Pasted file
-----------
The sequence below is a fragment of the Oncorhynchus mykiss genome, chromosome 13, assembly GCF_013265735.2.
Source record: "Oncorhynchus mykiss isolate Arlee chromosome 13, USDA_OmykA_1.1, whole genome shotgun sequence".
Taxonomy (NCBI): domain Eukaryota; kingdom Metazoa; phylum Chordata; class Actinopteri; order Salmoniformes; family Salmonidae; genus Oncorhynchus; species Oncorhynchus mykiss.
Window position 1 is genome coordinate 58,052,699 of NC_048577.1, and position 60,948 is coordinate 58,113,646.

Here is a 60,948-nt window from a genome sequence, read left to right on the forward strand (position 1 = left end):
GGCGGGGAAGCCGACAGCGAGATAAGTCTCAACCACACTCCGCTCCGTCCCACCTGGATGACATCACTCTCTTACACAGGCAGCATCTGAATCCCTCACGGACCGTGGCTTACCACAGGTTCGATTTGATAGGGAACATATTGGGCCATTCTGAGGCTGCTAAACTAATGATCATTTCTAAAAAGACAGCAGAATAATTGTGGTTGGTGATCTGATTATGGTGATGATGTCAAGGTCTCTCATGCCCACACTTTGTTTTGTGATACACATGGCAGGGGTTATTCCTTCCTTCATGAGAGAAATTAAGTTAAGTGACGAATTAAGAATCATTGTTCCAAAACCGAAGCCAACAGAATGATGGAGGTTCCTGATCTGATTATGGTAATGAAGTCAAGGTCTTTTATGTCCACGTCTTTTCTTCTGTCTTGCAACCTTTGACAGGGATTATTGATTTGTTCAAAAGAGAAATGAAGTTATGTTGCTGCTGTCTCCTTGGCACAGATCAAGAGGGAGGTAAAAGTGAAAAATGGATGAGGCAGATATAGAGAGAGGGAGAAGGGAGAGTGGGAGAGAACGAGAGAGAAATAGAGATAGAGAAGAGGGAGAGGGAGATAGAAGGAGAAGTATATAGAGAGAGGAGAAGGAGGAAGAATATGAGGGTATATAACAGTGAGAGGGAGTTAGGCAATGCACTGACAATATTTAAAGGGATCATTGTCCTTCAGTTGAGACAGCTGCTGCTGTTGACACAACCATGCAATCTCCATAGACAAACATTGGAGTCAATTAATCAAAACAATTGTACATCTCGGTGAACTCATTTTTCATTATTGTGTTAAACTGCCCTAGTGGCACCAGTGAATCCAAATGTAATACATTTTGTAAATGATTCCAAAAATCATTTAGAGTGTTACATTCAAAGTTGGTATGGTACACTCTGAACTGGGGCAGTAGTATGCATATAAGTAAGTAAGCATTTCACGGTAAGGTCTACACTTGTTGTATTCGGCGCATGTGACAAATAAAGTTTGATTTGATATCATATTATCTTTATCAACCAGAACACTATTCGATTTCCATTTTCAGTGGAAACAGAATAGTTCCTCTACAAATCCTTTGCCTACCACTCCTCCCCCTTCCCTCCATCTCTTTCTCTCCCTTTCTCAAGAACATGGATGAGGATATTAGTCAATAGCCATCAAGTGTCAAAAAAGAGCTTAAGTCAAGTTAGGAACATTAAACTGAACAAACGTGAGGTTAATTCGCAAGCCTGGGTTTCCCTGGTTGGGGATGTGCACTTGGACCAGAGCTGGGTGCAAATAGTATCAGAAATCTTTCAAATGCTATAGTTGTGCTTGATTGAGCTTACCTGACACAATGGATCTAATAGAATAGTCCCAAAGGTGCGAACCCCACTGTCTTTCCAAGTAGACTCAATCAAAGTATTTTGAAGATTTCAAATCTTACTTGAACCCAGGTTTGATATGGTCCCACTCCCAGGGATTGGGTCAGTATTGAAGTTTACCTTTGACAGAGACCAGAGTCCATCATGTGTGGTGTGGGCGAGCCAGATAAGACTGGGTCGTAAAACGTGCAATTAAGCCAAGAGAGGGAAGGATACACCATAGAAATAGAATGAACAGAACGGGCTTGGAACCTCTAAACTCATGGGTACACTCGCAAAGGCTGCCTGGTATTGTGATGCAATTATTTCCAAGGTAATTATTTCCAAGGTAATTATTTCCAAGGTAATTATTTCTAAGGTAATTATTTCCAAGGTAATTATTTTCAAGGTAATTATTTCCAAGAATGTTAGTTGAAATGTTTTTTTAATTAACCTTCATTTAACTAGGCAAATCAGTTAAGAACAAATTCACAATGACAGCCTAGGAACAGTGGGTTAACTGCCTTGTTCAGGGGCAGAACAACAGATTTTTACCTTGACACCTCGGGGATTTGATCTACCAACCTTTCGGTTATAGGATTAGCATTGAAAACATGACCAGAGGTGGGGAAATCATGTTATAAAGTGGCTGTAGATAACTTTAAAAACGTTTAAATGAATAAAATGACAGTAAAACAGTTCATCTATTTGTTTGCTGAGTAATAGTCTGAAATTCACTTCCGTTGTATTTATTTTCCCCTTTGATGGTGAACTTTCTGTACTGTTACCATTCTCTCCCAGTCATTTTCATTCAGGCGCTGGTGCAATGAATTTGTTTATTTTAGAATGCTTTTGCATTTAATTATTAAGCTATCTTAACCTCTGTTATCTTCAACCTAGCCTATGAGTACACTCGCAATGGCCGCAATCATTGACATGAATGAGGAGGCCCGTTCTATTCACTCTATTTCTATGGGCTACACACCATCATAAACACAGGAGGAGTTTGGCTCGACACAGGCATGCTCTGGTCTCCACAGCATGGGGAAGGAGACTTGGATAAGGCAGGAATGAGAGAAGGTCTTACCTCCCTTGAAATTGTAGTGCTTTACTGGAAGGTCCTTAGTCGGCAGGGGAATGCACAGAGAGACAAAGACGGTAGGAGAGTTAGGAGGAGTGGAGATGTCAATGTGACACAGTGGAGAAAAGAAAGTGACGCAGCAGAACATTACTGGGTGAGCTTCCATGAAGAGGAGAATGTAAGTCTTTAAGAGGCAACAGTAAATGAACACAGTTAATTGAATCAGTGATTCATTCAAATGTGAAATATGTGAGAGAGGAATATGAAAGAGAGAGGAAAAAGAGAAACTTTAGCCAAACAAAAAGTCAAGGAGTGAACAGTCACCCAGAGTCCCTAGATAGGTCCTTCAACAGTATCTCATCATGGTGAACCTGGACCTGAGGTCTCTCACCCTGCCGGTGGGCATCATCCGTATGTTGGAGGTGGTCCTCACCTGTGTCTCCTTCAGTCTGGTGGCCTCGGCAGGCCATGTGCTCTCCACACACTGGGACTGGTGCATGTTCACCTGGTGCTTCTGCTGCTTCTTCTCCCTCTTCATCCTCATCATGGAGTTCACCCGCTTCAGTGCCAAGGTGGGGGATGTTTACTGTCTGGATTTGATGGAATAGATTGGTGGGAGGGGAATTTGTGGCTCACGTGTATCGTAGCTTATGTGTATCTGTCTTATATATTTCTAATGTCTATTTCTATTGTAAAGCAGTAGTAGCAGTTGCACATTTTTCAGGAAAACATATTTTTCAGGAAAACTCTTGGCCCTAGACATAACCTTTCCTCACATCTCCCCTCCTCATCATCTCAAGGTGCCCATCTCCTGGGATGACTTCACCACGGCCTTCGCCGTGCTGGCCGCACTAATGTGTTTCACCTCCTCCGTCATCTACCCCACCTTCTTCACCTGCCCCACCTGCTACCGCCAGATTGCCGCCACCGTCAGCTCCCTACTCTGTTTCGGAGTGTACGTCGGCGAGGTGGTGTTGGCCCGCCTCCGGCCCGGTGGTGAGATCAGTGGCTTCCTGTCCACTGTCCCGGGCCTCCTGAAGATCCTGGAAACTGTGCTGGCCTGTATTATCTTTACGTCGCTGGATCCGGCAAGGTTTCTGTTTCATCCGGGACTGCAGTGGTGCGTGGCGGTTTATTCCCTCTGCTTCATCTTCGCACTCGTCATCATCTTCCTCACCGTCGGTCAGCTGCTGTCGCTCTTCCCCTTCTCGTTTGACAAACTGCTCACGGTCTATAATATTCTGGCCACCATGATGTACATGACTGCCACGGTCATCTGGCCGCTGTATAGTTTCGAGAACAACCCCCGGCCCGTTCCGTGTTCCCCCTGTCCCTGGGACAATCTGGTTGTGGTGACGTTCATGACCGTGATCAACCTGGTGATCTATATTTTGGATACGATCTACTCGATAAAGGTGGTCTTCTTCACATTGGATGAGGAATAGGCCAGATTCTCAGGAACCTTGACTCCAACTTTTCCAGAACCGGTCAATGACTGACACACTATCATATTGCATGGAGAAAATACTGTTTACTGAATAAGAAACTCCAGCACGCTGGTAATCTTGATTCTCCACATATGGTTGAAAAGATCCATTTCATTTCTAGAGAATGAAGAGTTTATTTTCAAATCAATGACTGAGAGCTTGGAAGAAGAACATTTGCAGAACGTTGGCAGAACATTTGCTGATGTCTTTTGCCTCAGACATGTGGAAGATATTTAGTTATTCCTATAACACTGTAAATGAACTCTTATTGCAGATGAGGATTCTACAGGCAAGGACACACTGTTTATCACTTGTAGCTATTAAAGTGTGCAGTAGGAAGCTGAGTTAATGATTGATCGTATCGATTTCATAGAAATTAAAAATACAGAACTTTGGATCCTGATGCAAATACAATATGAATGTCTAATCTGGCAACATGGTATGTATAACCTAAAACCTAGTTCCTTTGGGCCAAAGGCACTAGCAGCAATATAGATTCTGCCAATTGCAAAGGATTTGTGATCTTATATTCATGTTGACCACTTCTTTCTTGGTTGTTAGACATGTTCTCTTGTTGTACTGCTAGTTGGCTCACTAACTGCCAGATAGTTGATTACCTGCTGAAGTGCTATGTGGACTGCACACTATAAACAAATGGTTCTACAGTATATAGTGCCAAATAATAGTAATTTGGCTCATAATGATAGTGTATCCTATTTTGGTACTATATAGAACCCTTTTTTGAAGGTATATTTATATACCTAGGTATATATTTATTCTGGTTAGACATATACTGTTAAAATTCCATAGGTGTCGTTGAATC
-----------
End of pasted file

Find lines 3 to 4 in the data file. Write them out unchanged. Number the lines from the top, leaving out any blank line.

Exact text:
Taxonomy (NCBI): domain Eukaryota; kingdom Metazoa; phylum Chordata; class Actinopteri; order Salmoniformes; family Salmonidae; genus Oncorhynchus; species Oncorhynchus mykiss.
Window position 1 is genome coordinate 58,052,699 of NC_048577.1, and position 60,948 is coordinate 58,113,646.